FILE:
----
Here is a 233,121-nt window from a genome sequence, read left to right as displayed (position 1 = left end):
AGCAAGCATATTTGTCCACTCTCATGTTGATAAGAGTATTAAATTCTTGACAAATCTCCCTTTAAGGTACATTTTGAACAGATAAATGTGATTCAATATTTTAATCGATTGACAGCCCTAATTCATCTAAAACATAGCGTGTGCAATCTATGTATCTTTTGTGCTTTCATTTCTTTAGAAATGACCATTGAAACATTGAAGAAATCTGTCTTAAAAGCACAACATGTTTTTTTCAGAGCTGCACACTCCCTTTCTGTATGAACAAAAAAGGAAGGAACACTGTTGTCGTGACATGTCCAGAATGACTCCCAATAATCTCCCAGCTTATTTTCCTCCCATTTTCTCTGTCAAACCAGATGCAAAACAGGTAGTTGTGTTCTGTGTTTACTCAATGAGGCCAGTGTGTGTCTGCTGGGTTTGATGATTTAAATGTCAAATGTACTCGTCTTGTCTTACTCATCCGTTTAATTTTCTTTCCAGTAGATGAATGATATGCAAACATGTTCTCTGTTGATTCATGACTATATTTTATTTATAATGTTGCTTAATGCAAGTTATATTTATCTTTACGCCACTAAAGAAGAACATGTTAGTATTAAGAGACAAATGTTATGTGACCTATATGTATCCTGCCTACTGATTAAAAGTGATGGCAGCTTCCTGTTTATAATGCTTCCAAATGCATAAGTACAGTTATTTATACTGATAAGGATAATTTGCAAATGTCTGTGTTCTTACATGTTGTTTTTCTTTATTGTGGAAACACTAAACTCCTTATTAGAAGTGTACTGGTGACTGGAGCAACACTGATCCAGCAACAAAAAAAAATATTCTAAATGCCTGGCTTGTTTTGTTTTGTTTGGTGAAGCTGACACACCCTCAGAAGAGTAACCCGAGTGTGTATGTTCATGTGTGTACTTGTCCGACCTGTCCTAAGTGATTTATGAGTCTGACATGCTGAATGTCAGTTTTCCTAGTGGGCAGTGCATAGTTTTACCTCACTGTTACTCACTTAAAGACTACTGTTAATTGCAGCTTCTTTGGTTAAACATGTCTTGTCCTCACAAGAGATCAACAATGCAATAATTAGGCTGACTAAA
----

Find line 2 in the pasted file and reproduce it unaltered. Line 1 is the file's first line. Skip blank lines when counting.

AGCAAGCATATTTGTCCACTCTCATGTTGATAAGAGTATTAAATTCTTGACAAATCTCCCTTTAAGGTACATTTTGAACAGATAAATGTGATTCAATATTTTAATCGATTGACAGCCCTAATTCATCTAAAACATAGCGTGTGCAATCTATGTATCTTTTGTGCTTTCATTTCTTTAGAAATGACCATTGAAACATTGAAGAAATCTGTCTTAAAAGCACAACATGTTTTTTTCAGAGCTGCACACTCCCTTTCTGTATGAACAAAAAAGGAAGGAACACTGTTGTCGTGACATGTCCAGAATGACTCCCAATAATCTCCCAGCTTATTTTCCTCCCATTTTCTCTGTCAAACCAGATGCAAAACAGGTAGTTGTGTTCTGTGTTTACTCAATGAGGCCAGTGTGTGTCTGCTGGGTTTGATGATTTAAATGTCAAATGTACTCGTCTTGTCTTACTCATCCGTTTAATTTTCTTTCCAGTAGATGAATGATATGCAAACATGTTCTCTGTTGATTCATGACTATATTTTATTTATAATGTTGCTTAATGCAAGTTATATTTATCTTTACGCCACTAAAGAAGAACATGTTAGTATTAAGAGACAAATGTTATGTGACCTATATGTATCCTGCCTACTGATTAAAAGTGATGGCAGCTTCCTGTTTATAATGCTTCCAAATGCATAAGTACAGTTATTTATACTGATAAGGATAATTTGCAAATGTCTGTGTTCTTACATGTTGTTTTTCTTTATTGTGGAAACACTAAACTCCTTATTAGAAGTGTACTGGTGACTGGAGCAACACTGATCCAGCAACAAAAAAAAATATTCTAAATGCCTGGCTTGTTTTGTTTTGTTTGGTGAAGCTGACACACCCTCAGAAGAGTAACCCGAGTGTGTATGTTCATGTGTGTACTTGTCCGACCTGTCCTAAGTGATTTATGAGTCTGACATGCTGAATGTCAGTTTTCCTAGTGGGCAGTGCATAGTTTTACCTCACTGTTACTCACTTAAAGACTACTGTTAATTGCAGCTTCTTTGGTTAAACATGTCTTGTCCTCACAAGAGATCAACAATGCAATAATTAGGCTGACTAAA